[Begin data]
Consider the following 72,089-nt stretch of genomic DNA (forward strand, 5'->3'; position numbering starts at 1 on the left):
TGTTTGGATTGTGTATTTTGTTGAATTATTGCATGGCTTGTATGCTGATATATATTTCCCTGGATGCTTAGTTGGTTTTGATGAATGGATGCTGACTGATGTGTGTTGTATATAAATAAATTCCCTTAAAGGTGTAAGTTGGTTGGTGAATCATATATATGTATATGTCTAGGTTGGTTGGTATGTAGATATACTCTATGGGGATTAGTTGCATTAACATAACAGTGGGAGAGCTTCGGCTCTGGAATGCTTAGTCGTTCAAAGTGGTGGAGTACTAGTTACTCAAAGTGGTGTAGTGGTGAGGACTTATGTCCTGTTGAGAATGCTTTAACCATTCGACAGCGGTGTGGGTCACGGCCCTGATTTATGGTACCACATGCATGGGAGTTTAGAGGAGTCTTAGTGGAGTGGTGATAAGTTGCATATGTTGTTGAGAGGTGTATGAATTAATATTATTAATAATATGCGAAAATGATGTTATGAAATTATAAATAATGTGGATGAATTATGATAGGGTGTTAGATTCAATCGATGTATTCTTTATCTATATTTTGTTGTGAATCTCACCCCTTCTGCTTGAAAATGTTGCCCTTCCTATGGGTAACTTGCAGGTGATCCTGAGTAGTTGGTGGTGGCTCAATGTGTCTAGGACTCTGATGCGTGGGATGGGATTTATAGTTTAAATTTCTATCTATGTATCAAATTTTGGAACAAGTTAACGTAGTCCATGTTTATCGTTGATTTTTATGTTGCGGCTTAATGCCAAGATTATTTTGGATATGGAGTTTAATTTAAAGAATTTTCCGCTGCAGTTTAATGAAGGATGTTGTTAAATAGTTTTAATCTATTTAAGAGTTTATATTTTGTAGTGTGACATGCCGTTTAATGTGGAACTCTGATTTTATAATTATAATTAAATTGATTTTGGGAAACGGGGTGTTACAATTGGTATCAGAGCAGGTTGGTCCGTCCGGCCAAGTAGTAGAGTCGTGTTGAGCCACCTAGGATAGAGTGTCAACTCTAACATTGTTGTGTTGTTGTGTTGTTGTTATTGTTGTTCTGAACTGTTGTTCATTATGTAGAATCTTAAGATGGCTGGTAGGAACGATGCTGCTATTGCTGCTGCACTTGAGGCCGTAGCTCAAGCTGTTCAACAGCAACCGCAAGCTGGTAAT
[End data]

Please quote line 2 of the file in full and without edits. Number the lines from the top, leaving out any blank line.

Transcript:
TGTTTGGATTGTGTATTTTGTTGAATTATTGCATGGCTTGTATGCTGATATATATTTCCCTGGATGCTTAGTTGGTTTTGATGAATGGATGCTGACTGATGTGTGTTGTATATAAATAAATTCCCTTAAAGGTGTAAGTTGGTTGGTGAATCATATATATGTATATGTCTAGGTTGGTTGGTATGTAGATATACTCTATGGGGATTAGTTGCATTAACATAACAGTGGGAGAGCTTCGGCTCTGGAATGCTTAGTCGTTCAAAGTGGTGGAGTACTAGTTACTCAAAGTGGTGTAGTGGTGAGGACTTATGTCCTGTTGAGAATGCTTTAACCATTCGACAGCGGTGTGGGTCACGGCCCTGATTTATGGTACCACATGCATGGGAGTTTAGAGGAGTCTTAGTGGAGTGGTGATAAGTTGCATATGTTGTTGAGAGGTGTATGAATTAATATTATTAATAATATGCGAAAATGATGTTATGAAATTATAAATAATGTGGATGAATTATGATAGGGTGTTAGATTCAATCGATGTATTCTTTATCTATATTTTGTTGTGAATCTCACCCCTTCTGCTTGAAAATGTTGCCCTTCCTATGGGTAACTTGCAGGTGATCCTGAGTAGTTGGTGGTGGCTCAATGTGTCTAGGACTCTGATGCGTGGGATGGGATTTATAGTTTAAATTTCTATCTATGTATCAAATTTTGGAACAAGTTAACGTAGTCCATGTTTATCGTTGATTTTTATGTTGCGGCTTAATGCCAAGATTATTTTGGATATGGAGTTTAATTTAAAGAATTTTCCGCTGCAGTTTAATGAAGGATGTTGTTAAATAGTTTTAATCTATTTAAGAGTTTATATTTTGTAGTGTGACATGCCGTTTAATGTGGAACTCTGATTTTATAATTATAATTAAATTGATTTTGGGAAACGGGGTGTTACAATTGGTATCAGAGCAGGTTGGTCCGTCCGGCCAAGTAGTAGAGTCGTGTTGAGCCACCTAGGATAGAGTGTCAACTCTAACATTGTTGTGTTGTTGTGTTGTTGTTATTGTTGTTCTGAACTGTTGTTCATTATGTAGAATCTTAAGATGGCTGGTAGGAACGATGCTGCTATTGCTGCTGCACTTGAGGCCGTAGCTCAAGCTGTTCAACAGCAACCGCAAGCTGGTAAT